They both offer, in styles apt to the genre (Hassan and Sandhu: Venn diagrams, bullet-points, away-day exercises and wince-making tint-panels in which the likes of Richard Branson puff themselves by spouting abstract bromides about how much they value diversity), explanations of the jargon of the territory for bewildered newcomers, and hand-holding step-by-steps on how to help to centre marginal voices, be a good ally, and be the change in the world that you want to see. Most of the practical advice is not unobvious. Hutchinson, that said, has useful points to make about the way in which the task of changing workplace culture can all too easily fall on the unpaid labour of minority employees, and warns all too plausibly of how corporate HR departments are generally more interested in shielding the company from legal and financial risk than treating individual employees fairly.
But there’s little sense in either book that the received ideas or the received vocabulary of antiracism or gender politics needs any interrogation. This is, perhaps in keeping with the turn in identity politics where an individual’s own sense of themselves (in the case of the argument over aspects of queer and trans identity) or of their experience of oppression (in the case of much race discourse) holds an almost theological authority: that unless you have “lived experience” you don’t just have an inferior standing to consider the issues, but no standing at all.
Both books proceed from a position of epistemic confidence. “Is your workplace racist?” asks Hutchinson. “The short and simple answer is nearly certainly yes. The more nuanced answer is still nearly certainly yes”. What can the reader do? They can start, say Hassan and Sandhu, by “learning the language of diversity and inclusion”. A set of terms, rather than a set of ideas. “Set up a debate to debunk the philosophy that women compete more with each-other than their male counterparts”, they advise chirpily at one point. Foregone conclusions, regardless of the subject, isn’t what debates are traditionally about.
Yet the vocabulary is contested; and the remedies, when it comes down to fine detail, are contested too. Hassan and Sandhu make a distinction, for instance, between “diversity” and “inclusion” (though they seem to muddle the two at other points) and between “equity” and “equality”. They disagree with Hutchinson, a little, on “unconscious bias”. The Judgment-Free Guide finds the notion useful; How To Talk thinks we should stop pussyfooting around and call it racism, so as not to centre white people, their intentions and their feelings in a conversation about the harms done to people of colour. Do you capitalise “Ally”, as Hassan and Sandhu do, but leave “white” lower-case; or do you capitalise “White”, as Hutchinson does, and leave “ally” lower-case? At this point, I should say, my fragility is perhaps causing me to indulge in what Hutchinson identifies as the racist-in-denial tactic of “sealioning”: “focusing on details and small points of argumentation rather than the larger themes of the discussion”.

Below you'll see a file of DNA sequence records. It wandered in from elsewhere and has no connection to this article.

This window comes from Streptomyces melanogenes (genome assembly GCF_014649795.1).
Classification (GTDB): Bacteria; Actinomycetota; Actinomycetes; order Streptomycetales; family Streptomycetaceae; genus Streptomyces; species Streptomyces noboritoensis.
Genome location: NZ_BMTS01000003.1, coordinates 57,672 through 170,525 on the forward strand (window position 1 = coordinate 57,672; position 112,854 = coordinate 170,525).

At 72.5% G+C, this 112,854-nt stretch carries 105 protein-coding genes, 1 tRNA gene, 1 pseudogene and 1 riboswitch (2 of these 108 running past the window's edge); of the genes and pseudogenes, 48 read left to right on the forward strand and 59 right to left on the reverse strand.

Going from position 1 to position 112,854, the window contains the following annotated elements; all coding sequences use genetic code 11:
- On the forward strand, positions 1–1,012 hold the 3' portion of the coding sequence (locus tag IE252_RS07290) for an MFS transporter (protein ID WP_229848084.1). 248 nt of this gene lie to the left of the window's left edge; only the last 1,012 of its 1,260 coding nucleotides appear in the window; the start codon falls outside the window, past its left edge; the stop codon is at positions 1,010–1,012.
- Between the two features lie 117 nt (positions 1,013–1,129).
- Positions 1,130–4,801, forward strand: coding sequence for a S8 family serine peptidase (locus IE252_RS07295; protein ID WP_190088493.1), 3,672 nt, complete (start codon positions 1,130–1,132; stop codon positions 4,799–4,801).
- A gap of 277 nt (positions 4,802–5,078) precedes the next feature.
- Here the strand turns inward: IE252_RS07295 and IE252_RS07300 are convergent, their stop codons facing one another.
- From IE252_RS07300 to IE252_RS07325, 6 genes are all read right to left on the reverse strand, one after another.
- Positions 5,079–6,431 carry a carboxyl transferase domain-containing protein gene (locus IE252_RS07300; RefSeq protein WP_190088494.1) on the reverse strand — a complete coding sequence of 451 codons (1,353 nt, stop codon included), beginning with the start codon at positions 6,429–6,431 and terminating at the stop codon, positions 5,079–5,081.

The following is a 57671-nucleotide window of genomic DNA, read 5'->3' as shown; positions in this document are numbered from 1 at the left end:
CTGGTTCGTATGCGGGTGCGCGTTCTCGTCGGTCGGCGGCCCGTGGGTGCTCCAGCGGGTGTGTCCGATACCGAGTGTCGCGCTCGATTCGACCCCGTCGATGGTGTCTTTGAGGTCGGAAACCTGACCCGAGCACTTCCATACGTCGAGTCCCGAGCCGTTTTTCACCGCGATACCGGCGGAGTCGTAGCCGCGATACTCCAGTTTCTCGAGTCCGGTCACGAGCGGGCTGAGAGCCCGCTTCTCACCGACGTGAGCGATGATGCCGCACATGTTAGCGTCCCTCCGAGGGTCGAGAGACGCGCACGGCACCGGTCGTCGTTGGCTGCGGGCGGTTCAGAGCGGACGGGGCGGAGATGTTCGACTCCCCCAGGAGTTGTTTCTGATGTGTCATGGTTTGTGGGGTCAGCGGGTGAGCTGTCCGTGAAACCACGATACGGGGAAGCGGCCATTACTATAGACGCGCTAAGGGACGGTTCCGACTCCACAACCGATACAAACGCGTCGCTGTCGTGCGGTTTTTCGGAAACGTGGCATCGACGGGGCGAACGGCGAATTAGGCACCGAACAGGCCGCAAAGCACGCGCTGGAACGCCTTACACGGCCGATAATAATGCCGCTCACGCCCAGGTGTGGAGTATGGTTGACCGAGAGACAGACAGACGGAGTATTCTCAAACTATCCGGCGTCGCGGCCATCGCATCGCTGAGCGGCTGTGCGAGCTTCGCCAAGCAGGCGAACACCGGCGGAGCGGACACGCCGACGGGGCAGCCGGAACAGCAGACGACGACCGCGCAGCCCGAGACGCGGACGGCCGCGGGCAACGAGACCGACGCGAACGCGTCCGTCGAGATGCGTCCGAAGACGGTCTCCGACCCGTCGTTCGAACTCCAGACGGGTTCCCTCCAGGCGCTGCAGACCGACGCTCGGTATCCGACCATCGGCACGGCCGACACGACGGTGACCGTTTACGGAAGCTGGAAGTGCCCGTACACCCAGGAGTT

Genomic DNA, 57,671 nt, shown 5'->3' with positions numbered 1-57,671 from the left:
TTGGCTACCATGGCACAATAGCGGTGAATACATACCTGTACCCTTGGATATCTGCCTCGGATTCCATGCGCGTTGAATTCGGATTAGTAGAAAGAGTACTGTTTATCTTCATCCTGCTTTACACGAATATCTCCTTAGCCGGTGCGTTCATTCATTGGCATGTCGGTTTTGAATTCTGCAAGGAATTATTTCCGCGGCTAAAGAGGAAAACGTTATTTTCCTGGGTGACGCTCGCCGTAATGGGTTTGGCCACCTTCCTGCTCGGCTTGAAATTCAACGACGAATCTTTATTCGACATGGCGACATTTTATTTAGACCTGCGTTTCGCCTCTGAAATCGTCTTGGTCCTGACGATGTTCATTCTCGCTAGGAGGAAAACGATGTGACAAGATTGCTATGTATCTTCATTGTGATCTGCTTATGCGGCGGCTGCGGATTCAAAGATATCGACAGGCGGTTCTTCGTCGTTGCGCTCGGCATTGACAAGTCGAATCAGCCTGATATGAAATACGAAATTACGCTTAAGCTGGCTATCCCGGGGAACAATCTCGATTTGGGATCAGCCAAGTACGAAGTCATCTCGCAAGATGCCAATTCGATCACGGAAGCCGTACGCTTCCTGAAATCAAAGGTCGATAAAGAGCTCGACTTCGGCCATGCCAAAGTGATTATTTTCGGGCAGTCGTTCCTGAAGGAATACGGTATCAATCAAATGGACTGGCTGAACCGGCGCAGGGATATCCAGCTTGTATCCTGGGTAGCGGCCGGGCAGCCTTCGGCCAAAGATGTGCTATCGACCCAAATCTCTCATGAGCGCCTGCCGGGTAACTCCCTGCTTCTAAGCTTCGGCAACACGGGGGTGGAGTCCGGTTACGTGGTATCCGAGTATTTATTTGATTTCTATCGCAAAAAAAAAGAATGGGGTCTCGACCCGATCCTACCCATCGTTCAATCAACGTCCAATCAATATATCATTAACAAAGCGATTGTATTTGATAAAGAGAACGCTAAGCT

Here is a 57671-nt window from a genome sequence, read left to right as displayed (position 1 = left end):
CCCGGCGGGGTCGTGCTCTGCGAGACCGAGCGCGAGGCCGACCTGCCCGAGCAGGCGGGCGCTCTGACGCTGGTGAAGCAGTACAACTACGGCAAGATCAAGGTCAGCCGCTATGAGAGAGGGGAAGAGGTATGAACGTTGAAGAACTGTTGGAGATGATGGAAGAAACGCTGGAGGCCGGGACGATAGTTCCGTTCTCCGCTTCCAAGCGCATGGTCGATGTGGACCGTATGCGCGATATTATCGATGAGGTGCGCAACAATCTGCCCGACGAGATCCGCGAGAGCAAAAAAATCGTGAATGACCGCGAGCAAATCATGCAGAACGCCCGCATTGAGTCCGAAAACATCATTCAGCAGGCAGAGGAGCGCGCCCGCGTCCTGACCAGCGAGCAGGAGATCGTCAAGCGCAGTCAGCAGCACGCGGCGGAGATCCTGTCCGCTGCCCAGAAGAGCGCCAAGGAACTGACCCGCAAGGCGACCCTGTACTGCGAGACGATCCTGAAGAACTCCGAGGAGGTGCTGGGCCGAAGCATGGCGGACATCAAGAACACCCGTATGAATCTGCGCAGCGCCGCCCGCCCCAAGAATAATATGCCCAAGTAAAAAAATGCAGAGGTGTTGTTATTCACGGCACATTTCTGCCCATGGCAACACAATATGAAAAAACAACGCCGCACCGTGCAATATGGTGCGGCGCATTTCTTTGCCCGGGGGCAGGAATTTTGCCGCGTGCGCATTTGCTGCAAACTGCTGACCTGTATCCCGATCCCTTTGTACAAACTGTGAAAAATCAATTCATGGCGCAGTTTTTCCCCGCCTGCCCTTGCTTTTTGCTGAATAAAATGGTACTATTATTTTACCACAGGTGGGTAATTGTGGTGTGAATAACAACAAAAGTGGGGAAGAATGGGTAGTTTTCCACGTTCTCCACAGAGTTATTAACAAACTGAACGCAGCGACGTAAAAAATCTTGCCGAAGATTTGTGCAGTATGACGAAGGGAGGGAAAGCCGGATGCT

What I can say, which I don’t think is my fragility talking, is that however we may endorse those larger themes, or humbly submit to be educated by the emotional labour of their authors, this subject’s established orthodoxies can make for wearyingly abstract and repetitive writing. “Power is not binary”, Hutchinson writes, “It’s multifaceted and fluid”. I lost count of the number of times Hutchinson uses the word “leverage”, or Hassan and Sandhu — the front of whose book promises “everything you need to lead positive change” — talk about “journeys” and “driving change” (though, be it said, these are more the failings of bollocksy business books than identity politics books per se). As a side-note, isn’t it careless when writing about diversity and tolerance to quote, as Judgement-Free Guide does, Henry Ford and Chairman Mao — one antisemite, one mass-murderer — with approval? That’s a bit more judgement-free than many of us will be comfortable with.
Both these books default too often to a tissue of generalities and buzzphrases that tend to leave little or no impression on the mind. That isn’t sealioning. You can agree that the elimination of structural racism and all the other structural-isms is an urgent necessity, and still wish that writing on the subject were lively and original and precise; indeed, the more you recognise the urgency the more you’ll want some decent books on the subject. It’s a bit depressing to think that wine made from the vineyards of Sojourner Truth, Frederick Douglass and James Baldwin has found its way into bottles designed by Tom Peters.